This month looks set to mark the final appearance on a racecourse of the greatest horse most of us have seen, or will ever see. And the finale will be in England, where all his other 13 races have been. Over a distance at which he is already proven. To some, those facts indicate Frankel has been campaigned too conservatively.

The argument goes that his career has been unadventurous and that by competing only between seven and ten and a half furlongs, and only in his homeland, it is unreasonable to rank him more highly than some who have proven their merits over a wider range of distances and overseas. If that is how those critics feel, I don’t suppose there is anything I can say that will alter their opinion.

Who are the European horses whom we might consider to have been in the same league as Frankel in terms of outright merit? Of those trained in England, Brigadier Gerard and Mill Reef would be obvious contenders from quite recent times, Ormonde one from an earlier age. Of those trained elsewhere many would cite Ribot and Sea-Bird, and if we feel disposed to delve deep into history a case might even be made for Kincsem.

Like Frankel, Brigadier Gerard had three seasons in training and never went overseas. He won 17 of his 18 races and was apparently sick after his solitary defeat, by Roberto in the Benson & Hedges Cup at York. He began with a win over five furlongs at Newbury, scored three more times over six in that first year, won five times over a mile and once at ten furlongs as a three-year-old, and at four his victories came twice at a mile, four times at ten furlongs, and once, in the King George VI and Queen Elizabeth Stakes at 12 furlongs.

I remember Brigadier Gerard well and my respect for him has never wavered. The only criticisms that I recall about the way he was campaigned were the decision to miss the Derby and the failure to venture abroad. Neither, in my view, was valid. The Brigadier was not ready for the step up to 12 furlongs at Derby time – he was all out to last the trip a year later – and there were no races in Ireland or France in which he might have established his class more than at home.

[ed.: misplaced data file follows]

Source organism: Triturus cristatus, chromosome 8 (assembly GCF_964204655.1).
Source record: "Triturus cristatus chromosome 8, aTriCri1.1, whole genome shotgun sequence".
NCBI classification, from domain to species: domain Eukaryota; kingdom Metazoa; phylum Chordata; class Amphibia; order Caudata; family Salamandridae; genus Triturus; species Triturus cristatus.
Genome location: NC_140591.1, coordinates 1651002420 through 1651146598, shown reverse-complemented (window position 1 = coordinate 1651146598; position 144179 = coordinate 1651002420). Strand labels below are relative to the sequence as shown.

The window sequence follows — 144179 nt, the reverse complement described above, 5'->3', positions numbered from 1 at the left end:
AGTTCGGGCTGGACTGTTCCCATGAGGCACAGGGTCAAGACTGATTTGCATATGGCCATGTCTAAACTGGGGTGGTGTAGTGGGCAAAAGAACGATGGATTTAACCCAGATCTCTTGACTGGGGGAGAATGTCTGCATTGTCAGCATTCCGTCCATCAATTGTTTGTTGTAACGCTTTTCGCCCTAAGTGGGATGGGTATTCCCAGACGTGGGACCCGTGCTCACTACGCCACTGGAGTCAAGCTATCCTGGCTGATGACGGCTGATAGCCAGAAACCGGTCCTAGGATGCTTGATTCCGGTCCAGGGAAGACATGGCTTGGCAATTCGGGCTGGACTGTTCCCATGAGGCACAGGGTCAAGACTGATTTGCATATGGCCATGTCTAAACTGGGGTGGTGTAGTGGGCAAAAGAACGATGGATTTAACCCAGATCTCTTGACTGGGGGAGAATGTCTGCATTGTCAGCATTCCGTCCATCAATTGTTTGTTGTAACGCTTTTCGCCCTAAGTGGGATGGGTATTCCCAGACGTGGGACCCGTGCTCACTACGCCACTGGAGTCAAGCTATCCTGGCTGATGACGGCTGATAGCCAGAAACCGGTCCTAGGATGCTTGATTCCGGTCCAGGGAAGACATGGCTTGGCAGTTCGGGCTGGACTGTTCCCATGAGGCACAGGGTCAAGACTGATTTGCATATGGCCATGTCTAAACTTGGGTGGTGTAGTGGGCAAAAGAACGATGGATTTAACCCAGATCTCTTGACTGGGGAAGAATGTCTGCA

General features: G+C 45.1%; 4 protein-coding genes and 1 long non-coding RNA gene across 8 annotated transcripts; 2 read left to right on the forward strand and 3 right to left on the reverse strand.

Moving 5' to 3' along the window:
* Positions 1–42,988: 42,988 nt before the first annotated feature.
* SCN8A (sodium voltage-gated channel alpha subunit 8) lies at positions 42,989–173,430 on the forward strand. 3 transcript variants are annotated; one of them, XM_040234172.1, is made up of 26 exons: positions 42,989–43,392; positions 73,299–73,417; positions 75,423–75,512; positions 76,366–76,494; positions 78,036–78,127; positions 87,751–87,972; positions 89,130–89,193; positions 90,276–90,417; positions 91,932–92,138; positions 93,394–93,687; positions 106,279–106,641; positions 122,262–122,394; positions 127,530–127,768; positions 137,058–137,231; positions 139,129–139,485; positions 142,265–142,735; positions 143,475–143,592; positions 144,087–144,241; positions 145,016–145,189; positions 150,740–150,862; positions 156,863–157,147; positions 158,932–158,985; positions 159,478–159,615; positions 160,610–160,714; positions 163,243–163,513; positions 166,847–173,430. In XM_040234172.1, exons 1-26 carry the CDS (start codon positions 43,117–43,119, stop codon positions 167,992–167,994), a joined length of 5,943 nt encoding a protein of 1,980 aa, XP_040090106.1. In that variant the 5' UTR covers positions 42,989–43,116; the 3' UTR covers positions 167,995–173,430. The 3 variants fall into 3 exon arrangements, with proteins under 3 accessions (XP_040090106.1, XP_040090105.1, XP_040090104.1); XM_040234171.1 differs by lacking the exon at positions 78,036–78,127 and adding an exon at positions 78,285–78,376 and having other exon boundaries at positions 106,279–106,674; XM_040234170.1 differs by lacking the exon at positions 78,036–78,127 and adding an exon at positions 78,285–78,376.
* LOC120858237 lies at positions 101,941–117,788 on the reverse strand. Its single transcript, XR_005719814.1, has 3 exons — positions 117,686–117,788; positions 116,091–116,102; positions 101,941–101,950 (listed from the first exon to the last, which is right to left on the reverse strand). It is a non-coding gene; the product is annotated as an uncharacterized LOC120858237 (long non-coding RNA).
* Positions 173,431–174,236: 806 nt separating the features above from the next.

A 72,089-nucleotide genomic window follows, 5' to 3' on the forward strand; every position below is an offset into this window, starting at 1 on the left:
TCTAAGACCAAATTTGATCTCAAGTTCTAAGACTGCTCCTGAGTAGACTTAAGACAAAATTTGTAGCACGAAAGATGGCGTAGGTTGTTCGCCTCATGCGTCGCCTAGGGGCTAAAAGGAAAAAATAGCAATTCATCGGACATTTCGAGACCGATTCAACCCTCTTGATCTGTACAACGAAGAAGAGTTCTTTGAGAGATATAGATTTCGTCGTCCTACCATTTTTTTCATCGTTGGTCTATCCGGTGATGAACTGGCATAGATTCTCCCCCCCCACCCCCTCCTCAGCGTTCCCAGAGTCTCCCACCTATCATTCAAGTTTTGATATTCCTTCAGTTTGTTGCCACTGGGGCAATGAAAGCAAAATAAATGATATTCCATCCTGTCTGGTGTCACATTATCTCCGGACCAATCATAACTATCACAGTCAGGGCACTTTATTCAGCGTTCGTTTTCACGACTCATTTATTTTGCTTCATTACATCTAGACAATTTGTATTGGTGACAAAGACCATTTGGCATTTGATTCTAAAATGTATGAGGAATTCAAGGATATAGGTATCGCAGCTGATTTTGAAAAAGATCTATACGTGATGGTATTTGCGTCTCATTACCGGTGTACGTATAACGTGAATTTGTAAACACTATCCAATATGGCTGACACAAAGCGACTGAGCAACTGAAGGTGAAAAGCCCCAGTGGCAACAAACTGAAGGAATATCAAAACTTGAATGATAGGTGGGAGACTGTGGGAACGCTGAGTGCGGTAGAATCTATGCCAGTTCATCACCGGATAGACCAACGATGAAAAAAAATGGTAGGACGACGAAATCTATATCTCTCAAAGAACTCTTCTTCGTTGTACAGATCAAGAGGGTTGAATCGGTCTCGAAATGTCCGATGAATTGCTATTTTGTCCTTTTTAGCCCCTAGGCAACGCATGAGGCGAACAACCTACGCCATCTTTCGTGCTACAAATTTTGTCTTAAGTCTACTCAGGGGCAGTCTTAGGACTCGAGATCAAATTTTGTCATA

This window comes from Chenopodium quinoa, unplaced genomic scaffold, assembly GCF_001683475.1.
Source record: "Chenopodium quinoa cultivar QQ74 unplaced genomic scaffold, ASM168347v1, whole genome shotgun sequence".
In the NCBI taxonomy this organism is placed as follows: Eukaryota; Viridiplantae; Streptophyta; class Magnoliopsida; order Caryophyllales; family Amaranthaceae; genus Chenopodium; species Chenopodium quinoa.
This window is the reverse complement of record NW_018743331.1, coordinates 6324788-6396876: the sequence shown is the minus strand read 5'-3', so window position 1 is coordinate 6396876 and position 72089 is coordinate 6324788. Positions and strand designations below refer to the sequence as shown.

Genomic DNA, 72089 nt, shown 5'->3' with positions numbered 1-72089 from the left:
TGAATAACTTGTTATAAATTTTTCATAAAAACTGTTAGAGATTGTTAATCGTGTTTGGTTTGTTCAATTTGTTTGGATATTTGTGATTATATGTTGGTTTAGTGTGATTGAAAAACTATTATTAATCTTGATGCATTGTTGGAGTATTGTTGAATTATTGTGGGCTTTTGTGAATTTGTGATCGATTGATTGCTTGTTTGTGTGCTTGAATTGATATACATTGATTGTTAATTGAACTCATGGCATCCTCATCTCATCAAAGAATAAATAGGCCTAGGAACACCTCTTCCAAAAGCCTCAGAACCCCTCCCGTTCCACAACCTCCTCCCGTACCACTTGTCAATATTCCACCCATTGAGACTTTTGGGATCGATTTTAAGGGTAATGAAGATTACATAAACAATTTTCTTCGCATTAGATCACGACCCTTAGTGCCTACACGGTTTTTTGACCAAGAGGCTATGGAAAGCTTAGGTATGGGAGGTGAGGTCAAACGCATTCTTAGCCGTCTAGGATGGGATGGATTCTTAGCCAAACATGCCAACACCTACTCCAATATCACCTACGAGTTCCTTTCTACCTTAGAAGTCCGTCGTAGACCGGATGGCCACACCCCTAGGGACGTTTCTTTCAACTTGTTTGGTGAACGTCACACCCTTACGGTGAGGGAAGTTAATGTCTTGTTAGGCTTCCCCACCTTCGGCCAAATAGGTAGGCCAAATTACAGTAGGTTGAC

Mill Reef was also in training for three years and would have had a fourth but for his accident on the gallops. He won 12 of his 14 starts, one of his defeats – by millimetres against My Swallow in the Prix Robert Papin – coming in one of his three visits to France.

His other loss came against Brigadier Gerard in the 2,000 Guineas, and he was famously victorious on his other trips abroad, impressively in the Arc at three and with overwhelming authority in the Ganay at four. Precocious enough for a clear-cut win over five furlongs on his debut in May, he mastered all distances up to 12 furlongs, displaying an ideal blend of speed and stamina.

Mill Reef over 12 furlongs for me
Several times we were promised a return match between Mill Reef and the Brigadier, but it never happened. My view is Mill Reef would have won over a mile and a half, but it would have been desperately tight between them at ten furlongs and if circumstances had allowed a second meeting it would undoubtedly have been over that trip.

Ormonde, a predecessor of Mill Reef at Kingsclere, compiled a flawless record of 16 wins from as many starts over three seasons, and is generally regarded as the best horse of the 19th century. He never ventured abroad but he did prove himself far superior to Minting, who conquered the best that France could put up against him in the Grand Prix de Paris. There were no holes in Ormonde’s form; he was supreme over all distances from six furlongs to a mile and three-quarters, remarkably adding the July Cup at four to his Triple Crown triumph in the previous year.